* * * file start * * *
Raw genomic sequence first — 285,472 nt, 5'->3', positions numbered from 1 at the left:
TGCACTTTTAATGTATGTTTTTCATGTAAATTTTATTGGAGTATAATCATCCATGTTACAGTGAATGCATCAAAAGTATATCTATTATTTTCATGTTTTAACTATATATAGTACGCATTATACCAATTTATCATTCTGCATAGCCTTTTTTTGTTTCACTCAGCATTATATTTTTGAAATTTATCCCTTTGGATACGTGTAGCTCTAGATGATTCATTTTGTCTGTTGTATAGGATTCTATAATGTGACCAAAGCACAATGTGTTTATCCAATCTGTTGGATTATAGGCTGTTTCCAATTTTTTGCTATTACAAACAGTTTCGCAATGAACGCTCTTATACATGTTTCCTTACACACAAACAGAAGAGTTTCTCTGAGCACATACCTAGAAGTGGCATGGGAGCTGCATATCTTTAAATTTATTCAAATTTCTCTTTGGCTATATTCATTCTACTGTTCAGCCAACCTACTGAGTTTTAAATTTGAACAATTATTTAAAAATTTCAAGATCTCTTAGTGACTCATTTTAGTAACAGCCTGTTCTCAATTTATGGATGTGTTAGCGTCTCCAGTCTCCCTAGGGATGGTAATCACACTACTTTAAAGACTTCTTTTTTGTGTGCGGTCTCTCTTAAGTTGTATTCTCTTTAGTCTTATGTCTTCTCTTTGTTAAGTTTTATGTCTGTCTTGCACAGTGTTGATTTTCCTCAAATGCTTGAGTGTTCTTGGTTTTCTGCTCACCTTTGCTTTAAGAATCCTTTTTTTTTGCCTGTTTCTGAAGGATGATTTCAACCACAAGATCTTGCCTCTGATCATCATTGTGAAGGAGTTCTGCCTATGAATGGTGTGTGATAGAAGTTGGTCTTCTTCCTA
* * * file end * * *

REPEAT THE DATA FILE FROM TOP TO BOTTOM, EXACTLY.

Raw genomic sequence first — 285,472 nt, 5'->3', positions numbered from 1 at the left:
TGCACTTTTAATGTATGTTTTTCATGTAAATTTTATTGGAGTATAATCATCCATGTTACAGTGAATGCATCAAAAGTATATCTATTATTTTCATGTTTTAACTATATATAGTACGCATTATACCAATTTATCATTCTGCATAGCCTTTTTTTGTTTCACTCAGCATTATATTTTTGAAATTTATCCCTTTGGATACGTGTAGCTCTAGATGATTCATTTTGTCTGTTGTATAGGATTCTATAATGTGACCAAAGCACAATGTGTTTATCCAATCTGTTGGATTATAGGCTGTTTCCAATTTTTTGCTATTACAAACAGTTTCGCAATGAACGCTCTTATACATGTTTCCTTACACACAAACAGAAGAGTTTCTCTGAGCACATACCTAGAAGTGGCATGGGAGCTGCATATCTTTAAATTTATTCAAATTTCTCTTTGGCTATATTCATTCTACTGTTCAGCCAACCTACTGAGTTTTAAATTTGAACAATTATTTAAAAATTTCAAGATCTCTTAGTGACTCATTTTAGTAACAGCCTGTTCTCAATTTATGGATGTGTTAGCGTCTCCAGTCTCCCTAGGGATGGTAATCACACTACTTTAAAGACTTCTTTTTTGTGTGCGGTCTCTCTTAAGTTGTATTCTCTTTAGTCTTATGTCTTCTCTTTGTTAAGTTTTATGTCTGTCTTGCACAGTGTTGATTTTCCTCAAATGCTTGAGTGTTCTTGGTTTTCTGCTCACCTTTGCTTTAAGAATCCTTTTTTTTTGCCTGTTTCTGAAGGATGATTTCAACCACAAGATCTTGCCTCTGATCATCATTGTGAAGGAGTTCTGCCTATGAATGGTGTGTGATAGAAGTTGGTCTTCTTCCTA